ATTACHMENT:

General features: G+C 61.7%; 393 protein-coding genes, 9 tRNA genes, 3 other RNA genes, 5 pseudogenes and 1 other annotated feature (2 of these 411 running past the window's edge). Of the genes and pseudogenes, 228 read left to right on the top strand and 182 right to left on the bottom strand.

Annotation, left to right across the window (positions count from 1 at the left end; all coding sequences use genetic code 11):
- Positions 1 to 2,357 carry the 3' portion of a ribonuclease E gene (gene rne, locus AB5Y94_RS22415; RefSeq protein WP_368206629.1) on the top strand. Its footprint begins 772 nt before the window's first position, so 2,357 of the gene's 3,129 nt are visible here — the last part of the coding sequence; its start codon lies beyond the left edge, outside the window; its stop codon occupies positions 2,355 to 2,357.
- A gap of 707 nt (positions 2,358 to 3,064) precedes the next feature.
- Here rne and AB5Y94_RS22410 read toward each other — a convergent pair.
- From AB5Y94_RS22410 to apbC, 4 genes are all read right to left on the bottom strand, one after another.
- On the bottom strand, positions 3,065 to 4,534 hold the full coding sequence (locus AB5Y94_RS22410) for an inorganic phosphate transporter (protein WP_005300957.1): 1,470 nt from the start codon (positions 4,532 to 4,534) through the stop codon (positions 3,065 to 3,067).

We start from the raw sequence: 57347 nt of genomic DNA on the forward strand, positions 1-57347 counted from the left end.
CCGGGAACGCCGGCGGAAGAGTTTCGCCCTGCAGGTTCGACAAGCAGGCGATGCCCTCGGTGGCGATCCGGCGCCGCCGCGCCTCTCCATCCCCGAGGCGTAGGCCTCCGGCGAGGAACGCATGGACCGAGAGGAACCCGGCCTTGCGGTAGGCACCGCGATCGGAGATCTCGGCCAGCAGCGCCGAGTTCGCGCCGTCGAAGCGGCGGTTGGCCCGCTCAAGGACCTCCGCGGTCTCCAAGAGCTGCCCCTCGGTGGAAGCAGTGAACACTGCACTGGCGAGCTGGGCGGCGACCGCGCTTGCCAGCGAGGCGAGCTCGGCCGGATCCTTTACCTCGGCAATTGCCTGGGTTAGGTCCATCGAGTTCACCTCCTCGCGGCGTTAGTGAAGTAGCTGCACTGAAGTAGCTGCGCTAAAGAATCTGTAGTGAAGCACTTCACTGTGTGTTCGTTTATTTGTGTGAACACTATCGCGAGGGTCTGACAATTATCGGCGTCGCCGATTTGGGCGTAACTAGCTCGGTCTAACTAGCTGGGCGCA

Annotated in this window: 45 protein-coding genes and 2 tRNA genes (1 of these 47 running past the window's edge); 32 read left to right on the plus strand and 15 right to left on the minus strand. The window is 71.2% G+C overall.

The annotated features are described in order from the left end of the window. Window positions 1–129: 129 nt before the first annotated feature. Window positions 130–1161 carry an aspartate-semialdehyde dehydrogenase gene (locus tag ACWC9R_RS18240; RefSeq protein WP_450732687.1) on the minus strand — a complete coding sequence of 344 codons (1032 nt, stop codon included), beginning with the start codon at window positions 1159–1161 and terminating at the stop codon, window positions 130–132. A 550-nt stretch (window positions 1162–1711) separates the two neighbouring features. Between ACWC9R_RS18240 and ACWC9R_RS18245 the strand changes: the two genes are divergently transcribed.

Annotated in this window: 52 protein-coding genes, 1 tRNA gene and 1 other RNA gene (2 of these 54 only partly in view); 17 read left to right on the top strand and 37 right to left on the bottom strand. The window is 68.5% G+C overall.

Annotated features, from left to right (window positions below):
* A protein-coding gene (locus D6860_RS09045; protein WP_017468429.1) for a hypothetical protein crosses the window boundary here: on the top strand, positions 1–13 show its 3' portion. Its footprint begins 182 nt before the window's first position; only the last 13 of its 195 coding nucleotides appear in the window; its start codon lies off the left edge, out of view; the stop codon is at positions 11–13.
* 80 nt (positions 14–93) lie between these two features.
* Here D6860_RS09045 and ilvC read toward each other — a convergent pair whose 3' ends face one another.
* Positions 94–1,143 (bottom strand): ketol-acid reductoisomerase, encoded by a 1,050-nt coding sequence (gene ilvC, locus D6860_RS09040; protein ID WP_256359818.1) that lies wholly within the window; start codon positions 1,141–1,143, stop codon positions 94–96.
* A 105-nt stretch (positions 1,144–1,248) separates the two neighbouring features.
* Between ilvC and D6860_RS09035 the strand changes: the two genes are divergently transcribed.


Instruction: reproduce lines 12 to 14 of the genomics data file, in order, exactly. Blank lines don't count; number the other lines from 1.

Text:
Annotated in this window: 52 protein-coding genes, 1 tRNA gene and 1 other RNA gene (2 of these 54 only partly in view); 17 read left to right on the top strand and 37 right to left on the bottom strand. The window is 68.5% G+C overall.

Annotated features, from left to right (window positions below):
* A protein-coding gene (locus D6860_RS09045; protein WP_017468429.1) for a hypothetical protein crosses the window boundary here: on the top strand, positions 1–13 show its 3' portion. Its footprint begins 182 nt before the window's first position; only the last 13 of its 195 coding nucleotides appear in the window; its start codon lies off the left edge, out of view; the stop codon is at positions 11–13.